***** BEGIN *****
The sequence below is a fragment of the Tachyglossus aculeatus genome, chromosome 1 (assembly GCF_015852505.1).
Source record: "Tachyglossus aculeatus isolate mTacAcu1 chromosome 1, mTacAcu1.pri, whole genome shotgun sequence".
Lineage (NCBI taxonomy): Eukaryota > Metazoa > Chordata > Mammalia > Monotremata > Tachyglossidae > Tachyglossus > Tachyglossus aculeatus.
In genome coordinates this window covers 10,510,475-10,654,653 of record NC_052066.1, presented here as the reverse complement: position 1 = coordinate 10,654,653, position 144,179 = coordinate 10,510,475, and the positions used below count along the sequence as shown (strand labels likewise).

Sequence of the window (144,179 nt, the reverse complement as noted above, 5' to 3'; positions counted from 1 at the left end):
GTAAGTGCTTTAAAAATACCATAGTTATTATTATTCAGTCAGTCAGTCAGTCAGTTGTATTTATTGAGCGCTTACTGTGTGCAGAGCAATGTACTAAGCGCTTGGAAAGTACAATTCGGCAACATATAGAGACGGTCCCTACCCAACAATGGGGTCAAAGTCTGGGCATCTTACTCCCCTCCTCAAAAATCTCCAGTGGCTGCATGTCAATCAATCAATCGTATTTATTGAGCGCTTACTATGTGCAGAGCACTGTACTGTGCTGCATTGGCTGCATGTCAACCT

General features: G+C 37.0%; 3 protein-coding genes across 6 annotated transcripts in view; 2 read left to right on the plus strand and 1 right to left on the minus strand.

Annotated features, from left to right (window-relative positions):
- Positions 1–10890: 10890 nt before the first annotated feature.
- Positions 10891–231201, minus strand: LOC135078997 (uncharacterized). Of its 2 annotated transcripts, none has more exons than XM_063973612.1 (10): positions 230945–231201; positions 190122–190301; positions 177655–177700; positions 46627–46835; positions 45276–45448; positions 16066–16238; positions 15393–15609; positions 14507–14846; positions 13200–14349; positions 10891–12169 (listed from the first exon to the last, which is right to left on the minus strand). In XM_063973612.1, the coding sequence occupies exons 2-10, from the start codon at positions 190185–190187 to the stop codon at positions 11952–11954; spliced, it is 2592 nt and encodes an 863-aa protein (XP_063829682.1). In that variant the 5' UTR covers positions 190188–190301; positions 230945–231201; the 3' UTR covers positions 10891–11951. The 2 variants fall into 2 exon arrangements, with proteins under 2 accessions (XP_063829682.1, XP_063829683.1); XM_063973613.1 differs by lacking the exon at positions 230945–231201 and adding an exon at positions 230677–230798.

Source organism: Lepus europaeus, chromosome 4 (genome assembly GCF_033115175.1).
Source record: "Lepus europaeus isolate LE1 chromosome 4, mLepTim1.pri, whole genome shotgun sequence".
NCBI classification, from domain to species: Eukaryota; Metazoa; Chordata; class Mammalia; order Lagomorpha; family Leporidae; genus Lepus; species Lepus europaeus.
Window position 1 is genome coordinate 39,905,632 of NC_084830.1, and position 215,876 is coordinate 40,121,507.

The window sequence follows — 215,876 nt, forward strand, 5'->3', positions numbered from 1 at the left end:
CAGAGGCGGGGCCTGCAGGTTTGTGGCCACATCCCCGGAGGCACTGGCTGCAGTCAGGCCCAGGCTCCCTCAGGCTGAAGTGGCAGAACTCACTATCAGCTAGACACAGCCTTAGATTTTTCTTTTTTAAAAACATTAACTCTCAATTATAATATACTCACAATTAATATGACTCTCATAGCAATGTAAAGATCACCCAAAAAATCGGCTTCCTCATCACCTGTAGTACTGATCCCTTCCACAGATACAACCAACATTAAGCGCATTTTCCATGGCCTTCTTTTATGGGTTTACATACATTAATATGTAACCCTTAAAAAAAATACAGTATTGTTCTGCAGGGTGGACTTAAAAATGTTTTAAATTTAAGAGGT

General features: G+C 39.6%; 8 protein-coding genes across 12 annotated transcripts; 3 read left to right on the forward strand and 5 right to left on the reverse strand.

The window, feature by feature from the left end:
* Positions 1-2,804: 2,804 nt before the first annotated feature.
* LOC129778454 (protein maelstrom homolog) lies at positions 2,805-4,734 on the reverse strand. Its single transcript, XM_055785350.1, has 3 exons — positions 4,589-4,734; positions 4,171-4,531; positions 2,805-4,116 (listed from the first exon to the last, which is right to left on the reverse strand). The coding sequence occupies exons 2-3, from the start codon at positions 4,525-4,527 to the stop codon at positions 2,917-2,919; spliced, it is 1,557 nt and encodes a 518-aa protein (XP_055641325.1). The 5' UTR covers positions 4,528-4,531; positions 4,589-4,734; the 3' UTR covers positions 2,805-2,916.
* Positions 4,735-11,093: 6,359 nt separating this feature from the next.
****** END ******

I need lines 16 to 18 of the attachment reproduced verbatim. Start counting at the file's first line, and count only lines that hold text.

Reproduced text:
CAGAGGCGGGGCCTGCAGGTTTGTGGCCACATCCCCGGAGGCACTGGCTGCAGTCAGGCCCAGGCTCCCTCAGGCTGAAGTGGCAGAACTCACTATCAGCTAGACACAGCCTTAGATTTTTCTTTTTTAAAAACATTAACTCTCAATTATAATATACTCACAATTAATATGACTCTCATAGCAATGTAAAGATCACCCAAAAAATCGGCTTCCTCATCACCTGTAGTACTGATCCCTTCCACAGATACAACCAACATTAAGCGCATTTTCCATGGCCTTCTTTTATGGGTTTACATACATTAATATGTAACCCTTAAAAAAAATACAGTATTGTTCTGCAGGGTGGACTTAAAAATGTTTTAAATTTAAGAGGT

General features: G+C 39.6%; 8 protein-coding genes across 12 annotated transcripts; 3 read left to right on the forward strand and 5 right to left on the reverse strand.

The window, feature by feature from the left end: